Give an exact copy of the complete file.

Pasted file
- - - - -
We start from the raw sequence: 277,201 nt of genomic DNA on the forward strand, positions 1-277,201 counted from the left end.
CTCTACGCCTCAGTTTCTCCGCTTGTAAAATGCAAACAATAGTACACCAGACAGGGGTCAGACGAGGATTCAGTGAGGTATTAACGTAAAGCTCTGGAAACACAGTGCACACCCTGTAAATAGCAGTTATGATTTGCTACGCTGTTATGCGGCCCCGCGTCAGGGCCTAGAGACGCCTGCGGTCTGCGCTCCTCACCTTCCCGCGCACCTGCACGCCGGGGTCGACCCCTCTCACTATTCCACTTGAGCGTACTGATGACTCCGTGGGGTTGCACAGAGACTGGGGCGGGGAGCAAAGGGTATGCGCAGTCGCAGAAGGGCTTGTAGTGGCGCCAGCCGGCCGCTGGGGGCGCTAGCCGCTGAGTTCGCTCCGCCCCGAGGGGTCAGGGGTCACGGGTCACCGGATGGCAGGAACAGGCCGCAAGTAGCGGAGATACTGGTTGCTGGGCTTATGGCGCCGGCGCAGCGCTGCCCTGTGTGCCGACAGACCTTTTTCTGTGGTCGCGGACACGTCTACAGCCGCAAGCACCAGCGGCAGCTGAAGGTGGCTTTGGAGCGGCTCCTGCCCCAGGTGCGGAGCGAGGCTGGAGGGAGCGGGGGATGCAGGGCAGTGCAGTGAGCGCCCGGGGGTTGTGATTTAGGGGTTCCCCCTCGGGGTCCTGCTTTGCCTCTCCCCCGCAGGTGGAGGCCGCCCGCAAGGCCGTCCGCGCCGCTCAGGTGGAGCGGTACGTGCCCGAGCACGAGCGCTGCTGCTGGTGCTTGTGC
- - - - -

We start from the raw sequence: 277,201 nt of genomic DNA on the forward strand, positions 1-277,201 counted from the left end.
CTCTACGCCTCAGTTTCTCCGCTTGTAAAATGCAAACAATAGTACACCAGACAGGGGTCAGACGAGGATTCAGTGAGGTATTAACGTAAAGCTCTGGAAACACAGTGCACACCCTGTAAATAGCAGTTATGATTTGCTACGCTGTTATGCGGCCCCGCGTCAGGGCCTAGAGACGCCTGCGGTCTGCGCTCCTCACCTTCCCGCGCACCTGCACGCCGGGGTCGACCCCTCTCACTATTCCACTTGAGCGTACTGATGACTCCGTGGGGTTGCACAGAGACTGGGGCGGGGAGCAAAGGGTATGCGCAGTCGCAGAAGGGCTTGTAGTGGCGCCAGCCGGCCGCTGGGGGCGCTAGCCGCTGAGTTCGCTCCGCCCCGAGGGGTCAGGGGTCACGGGTCACCGGATGGCAGGAACAGGCCGCAAGTAGCGGAGATACTGGTTGCTGGGCTTATGGCGCCGGCGCAGCGCTGCCCTGTGTGCCGACAGACCTTTTTCTGTGGTCGCGGACACGTCTACAGCCGCAAGCACCAGCGGCAGCTGAAGGTGGCTTTGGAGCGGCTCCTGCCCCAGGTGCGGAGCGAGGCTGGAGGGAGCGGGGGATGCAGGGCAGTGCAGTGAGCGCCCGGGGGTTGTGATTTAGGGGTTCCCCCTCGGGGTCCTGCTTTGCCTCTCCCCCGCAGGTGGAGGCCGCCCGCAAGGCCGTCCGCGCCGCTCAGGTGGAGCGGTACGTGCCCGAGCACGAGCGCTGCTGCTGGTGCTTGTGC